artCoalition's anti-culture policy and cuts in local authority spending to blame, says academic
Arts and Entertainment
A comedy show alumni who has gone on to be a big star, Jon Stewart
tvRival television sketch shows vie for influential alumni
Arts and Entertainment
Jason goes on a special mission for the queen
tvReview: Everyone loves a CGI Cyclops and the BBC's Saturday night charmer is getting epic
Arts and Entertainment
Image has been released by the BBC
tv
Arts and Entertainment
Will there ever be a Friends reunion?
TV
News
Harry Hill plays the Professor in the show and hopes it will help boost interest in science among young people
arts + ents
Arts and Entertainment
A Van Gogh sold at Sotheby’s earlier this month
art
Arts and Entertainment

MusicThe band accidentally called Londoners the C-word

Arts and Entertainment
It would 'mean a great deal' to Angelina Jolie if she won the best director Oscar for Unbroken

Film 'I've never been comfortable on-screen', she says

Arts and Entertainment
Winnie the Pooh has been branded 'inappropriate' in Poland
books
Arts and Entertainment
Lee Evans is quitting comedy to spend more time with his wife and daughter

comedy
Arts and Entertainment
American singer, acclaimed actor of stage and screen, political activist and civil rights campaigner Paul Robeson (1898 - 1976), rehearses in relaxed mood at the piano.
filmSinger, actor, activist, athlete: Paul Robeson was a cultural giant. But prejudice and intolerance drove him to a miserable death. Now his story is to be told in film...
Arts and Entertainment
Taylor Swift is dominating album and singles charts worldwide

music
Arts and Entertainment
Kieron Richardson plays gay character Ste Hay in Channel 4 soap Hollyoaks

tv
Arts and Entertainment
Midge Ure and Sir Bob Geldof outside the Notting Hill recording studios for Band Aid 30

music
Latest stories from i100
Have you tried new the Independent Digital Edition apps?

ES Rentals

    Independent Dating
    and  

    By clicking 'Search' you
    are agreeing to our
    Terms of Use.

    Homeless Veterans Christmas Appeal: ‘We give them hope. They come to us when no one else can help’

    Christmas Appeal

    Meet the charity giving homeless veterans hope – and who they turn to when no one else can help
    Should doctors and patients learn to plan humane, happier endings rather than trying to prolong life?

    Is it always right to try to prolong life?

    Most of us would prefer to die in our own beds, with our families beside us. But, as a GP, Margaret McCartney sees too many end their days in a medicalised battle
    Thomas Cook's outgoing boss Harriet Green got by on four hours sleep a night - is that what it takes for women to get to the top?

    What does it take for women to get to the top?

    Thomas Cook's outgoing boss Harriet Green got by on four hours sleep a night and told women they had to do more if they wanted to get on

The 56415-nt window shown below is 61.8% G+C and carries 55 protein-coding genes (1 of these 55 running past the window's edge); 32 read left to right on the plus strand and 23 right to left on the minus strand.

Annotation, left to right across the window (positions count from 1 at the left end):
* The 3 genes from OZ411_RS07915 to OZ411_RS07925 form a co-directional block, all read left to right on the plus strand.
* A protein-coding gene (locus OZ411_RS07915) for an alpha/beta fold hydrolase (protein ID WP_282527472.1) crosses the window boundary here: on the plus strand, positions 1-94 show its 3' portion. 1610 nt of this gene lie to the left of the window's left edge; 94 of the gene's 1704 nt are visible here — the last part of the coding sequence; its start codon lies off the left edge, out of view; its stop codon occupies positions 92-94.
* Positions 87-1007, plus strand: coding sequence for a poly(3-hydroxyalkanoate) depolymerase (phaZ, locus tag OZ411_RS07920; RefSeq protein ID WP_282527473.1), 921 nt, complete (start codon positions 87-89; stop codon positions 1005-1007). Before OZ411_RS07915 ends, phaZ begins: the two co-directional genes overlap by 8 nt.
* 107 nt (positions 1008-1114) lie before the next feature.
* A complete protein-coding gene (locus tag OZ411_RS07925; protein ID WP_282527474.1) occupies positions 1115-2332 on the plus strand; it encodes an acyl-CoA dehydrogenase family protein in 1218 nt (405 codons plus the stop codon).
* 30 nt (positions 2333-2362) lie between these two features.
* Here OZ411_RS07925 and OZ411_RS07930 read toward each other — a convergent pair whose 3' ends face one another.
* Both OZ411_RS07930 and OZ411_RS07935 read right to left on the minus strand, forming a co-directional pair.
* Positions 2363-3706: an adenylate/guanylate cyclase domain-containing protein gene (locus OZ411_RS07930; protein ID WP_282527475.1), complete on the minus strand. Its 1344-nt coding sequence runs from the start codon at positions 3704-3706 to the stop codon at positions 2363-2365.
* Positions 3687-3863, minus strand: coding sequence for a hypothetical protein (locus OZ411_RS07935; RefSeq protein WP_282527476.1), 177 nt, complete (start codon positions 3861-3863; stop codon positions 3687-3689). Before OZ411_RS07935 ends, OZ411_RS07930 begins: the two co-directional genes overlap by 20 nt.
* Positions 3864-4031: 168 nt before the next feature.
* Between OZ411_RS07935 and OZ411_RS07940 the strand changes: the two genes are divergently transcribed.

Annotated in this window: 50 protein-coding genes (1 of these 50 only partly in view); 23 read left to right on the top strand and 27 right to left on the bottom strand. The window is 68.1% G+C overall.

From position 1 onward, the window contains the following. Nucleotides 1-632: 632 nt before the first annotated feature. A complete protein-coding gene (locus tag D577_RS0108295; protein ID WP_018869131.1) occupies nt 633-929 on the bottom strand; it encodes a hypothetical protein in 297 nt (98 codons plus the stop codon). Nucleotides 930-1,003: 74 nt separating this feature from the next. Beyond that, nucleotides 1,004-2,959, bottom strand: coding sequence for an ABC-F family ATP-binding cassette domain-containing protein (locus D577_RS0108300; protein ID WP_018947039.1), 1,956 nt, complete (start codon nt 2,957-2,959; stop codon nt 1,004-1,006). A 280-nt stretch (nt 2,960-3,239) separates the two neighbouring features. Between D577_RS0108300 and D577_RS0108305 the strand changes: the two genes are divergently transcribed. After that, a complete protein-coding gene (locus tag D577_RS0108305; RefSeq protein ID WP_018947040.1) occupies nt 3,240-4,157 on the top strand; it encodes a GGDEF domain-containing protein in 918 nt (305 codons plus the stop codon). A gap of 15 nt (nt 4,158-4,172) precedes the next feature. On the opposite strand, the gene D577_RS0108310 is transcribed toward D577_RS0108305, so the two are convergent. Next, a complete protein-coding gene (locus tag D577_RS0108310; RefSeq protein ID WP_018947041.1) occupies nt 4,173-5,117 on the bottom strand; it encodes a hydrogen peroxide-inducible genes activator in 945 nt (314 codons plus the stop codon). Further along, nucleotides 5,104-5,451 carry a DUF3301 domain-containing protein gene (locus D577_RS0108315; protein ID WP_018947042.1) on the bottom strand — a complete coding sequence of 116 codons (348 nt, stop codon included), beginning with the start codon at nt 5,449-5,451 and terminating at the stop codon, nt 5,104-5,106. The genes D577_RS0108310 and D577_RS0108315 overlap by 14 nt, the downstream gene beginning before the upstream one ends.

Christmas jumper craze: Inside the UK factory behind this year's multicultural must-have

    Knitting pretty: British Christmas Jumpers

    Simmy Richman visits Jack Masters, the company behind this year's multicultural must-have
    French chefs have launched a campaign to end violence in kitchens - should British restaurants follow suit?

    French chefs campaign against bullying

    A group of top chefs signed a manifesto against violence in kitchens following the sacking of a chef at a Paris restaurant for scalding his kitchen assistant with a white-hot spoon
    Radio 4 to broadcast 10-hour War and Peace on New Year's Day as Controller warns of cuts

    Just what you need on a New Year hangover...

    Radio 4 to broadcast 10-hour adaptation of War and Peace on first day of 2015
    Cuba set to stage its first US musical in 50 years

    Cuba to stage first US musical in 50 years

    Claire Allfree finds out if the new production of Rent will hit the right note in Havana
    Christmas 2014: 10 best educational toys

    Learn and play: 10 best educational toys

    Of course you want them to have fun, but even better if they can learn at the same time
    Paul Scholes column: I like Brendan Rodgers as a manager but Liverpool seem to be going backwards not forwards this season

    Paul Scholes column

    I like Brendan Rodgers as a manager but Liverpool seem to be going backwards not forwards this season
    Lewis Moody column: Stuart Lancaster has made all the right calls – now England must deliver

    Lewis Moody: Lancaster has made all the right calls – now England must deliver

    So what must the red-rose do differently? They have to take the points on offer 
    Cameron, Miliband and Clegg join forces for Homeless Veterans campaign

    Cameron, Miliband and Clegg join forces for Homeless Veterans campaign

    It's in all our interests to look after servicemen and women who fall on hard times, say party leaders
    Millionaire Sol Campbell wades into wealthy backlash against Labour's mansion tax

    Sol Campbell cries foul at Labour's mansion tax

    The former England defender joins Myleene Klass, Griff Rhys Jones and Melvyn Bragg in criticising proposals
    Nicolas Sarkozy returns: The ex-President is preparing to fight for the leadership of France's main opposition party – but will he win big enough?

    Sarkozy returns

    The ex-President is preparing to fight for the leadership of France's main opposition party – but will he win big enough?
    Is the criticism of Ed Miliband a coded form of anti-Semitism?

    Is the criticism of Miliband anti-Semitic?

    Attacks on the Labour leader have coalesced around a sense that he is different, weird, a man apart. But is the criticism more sinister?
    Ouija boards are the must-have gift this Christmas, fuelled by a schlock horror film

    Ouija boards are the must-have festive gift

    Simon Usborne explores the appeal - and mysteries - of a century-old parlour game